FOXBORO, Mass. — Earlier in the week, Patriots captain Jerod Mayo said he enjoyed it when others referred to New England as having a "no-name defense." And with back-to-back games on national television, there were undoubtedly plenty of football fans who needed to employ Google to figure out who was starting at safety and linebacker.
Yet, without three key starters — cornerback Devin McCourty, safety Patrick Chung and linebacker Brandon Spikes — the Patriots executed their game plan in Monday's 34-3 thumping of the Chiefs.
Now, what can be learned when the Patriots treat former UFL also-ran quarterback Tyler Palko like a play toy in his first career start? That's the ultimate question.
The Patriots employed a very vanilla game plan for two reasons. First, they gave Palko an opportunity to beat their soft zone coverages for short gains throughout the night, and that Kansas City offense simply couldn't sustain any long drives without committing a crucial mistake, whether it was one of Palko's three interceptions or eight failed third-down attempts.
But the Patriots were also severely undermanned. Wide receiver Julian Edelman played in sub packages as a cornerback. Sterling Moore, a cornerback by trade, made his second career start at safety. Cornerback Antwaun Molden and linebacker Gary Guyton, who were both benched in Pittsburgh, started in place of McCourty and Spikes. And safety Ross Ventrone, who was formally promoted to the active roster about three hours prior to Monday's kickoff, played a number of reps when starter James Ihedigbo left with a shoulder injury.
So, with this plug-and-play defense, the Patriots couldn't exactly turn it loose with a complex game plan. Instead, it was much of the same stuff that hadn't worked earlier in the season, but it was just fine for Palko.
While recognizing that the Patriots might have lined up opposite of the worst starting quarterback in the NFL, they were also playing with a number of their own guys who had very limited experience.
"It's a testament to guys stepping up," Ihedigbo said. "It's great when you have the depth where key guys can go down and then you can have a performance like this on defense, especially in the secondary. Hats off to Kyle Arrington for having the performance he did. Phillip Adams played outstanding all game and ended up with a key interception down there in the red zone. And Molden played great, too."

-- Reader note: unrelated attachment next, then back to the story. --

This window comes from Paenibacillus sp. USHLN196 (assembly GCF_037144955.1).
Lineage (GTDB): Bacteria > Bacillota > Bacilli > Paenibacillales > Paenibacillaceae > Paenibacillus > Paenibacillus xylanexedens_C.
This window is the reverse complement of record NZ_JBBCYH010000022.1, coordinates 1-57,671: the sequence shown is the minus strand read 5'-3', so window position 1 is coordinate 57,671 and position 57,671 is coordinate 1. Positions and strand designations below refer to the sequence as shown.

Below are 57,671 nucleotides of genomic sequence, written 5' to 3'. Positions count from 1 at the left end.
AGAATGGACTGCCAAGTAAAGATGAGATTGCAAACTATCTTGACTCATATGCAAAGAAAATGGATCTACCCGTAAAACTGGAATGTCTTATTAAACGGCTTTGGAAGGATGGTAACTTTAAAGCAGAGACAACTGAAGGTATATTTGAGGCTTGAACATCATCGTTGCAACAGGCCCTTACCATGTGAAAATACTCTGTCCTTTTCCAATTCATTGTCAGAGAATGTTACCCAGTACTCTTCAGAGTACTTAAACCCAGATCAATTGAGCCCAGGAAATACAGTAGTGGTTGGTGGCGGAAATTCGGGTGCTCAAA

Arrington had two interceptions to increase his league-leading total to seven, and it was an important performance for him without McCourty. Plus, he needed to play well because a left-handed quarterback would always feel more comfortable throwing to the right side of the defense, where Arrington plays.
On the whole, the Patriots' good defensive players stepped up, starting with Arrington. Defensive ends Andre Carter (seven tackles, one half sack, two tackles for loss, three quarterback hits and one pass defense) and Mark Anderson (1 1/2 sacks) continued to pressure the offensive backfield, while Mayo and Ihedigbo orchestrated the defensive calls to keep the new faces in place.
"It really speaks volumes of how everyone on this team really just takes their role, whatever role it is, and they take it and do the best they can at it," said linebacker Rob Ninkovich, who had a sack and a pressure that led to an interception. "I think that's a great thing about our team."
The Patriots' remaining schedule is a cakewalk, as their last six opponents have a combined record of 20-40. And they'll play six more quarterbacks who, on the whole, will more closely resemble Palko than Packers front man Aaron Rodgers.
Whether or not that's good for their defensive development is up for debate, but when the Patriots get healthier, they'll have more opportunities to grow.
"We're not satisfied, but we like the direction that we are going," Arrington said. "If we just keep preparing, stay focused, and come out and play for each other and play hard like that for 60 minutes, I think we will be in pretty good shape down the road."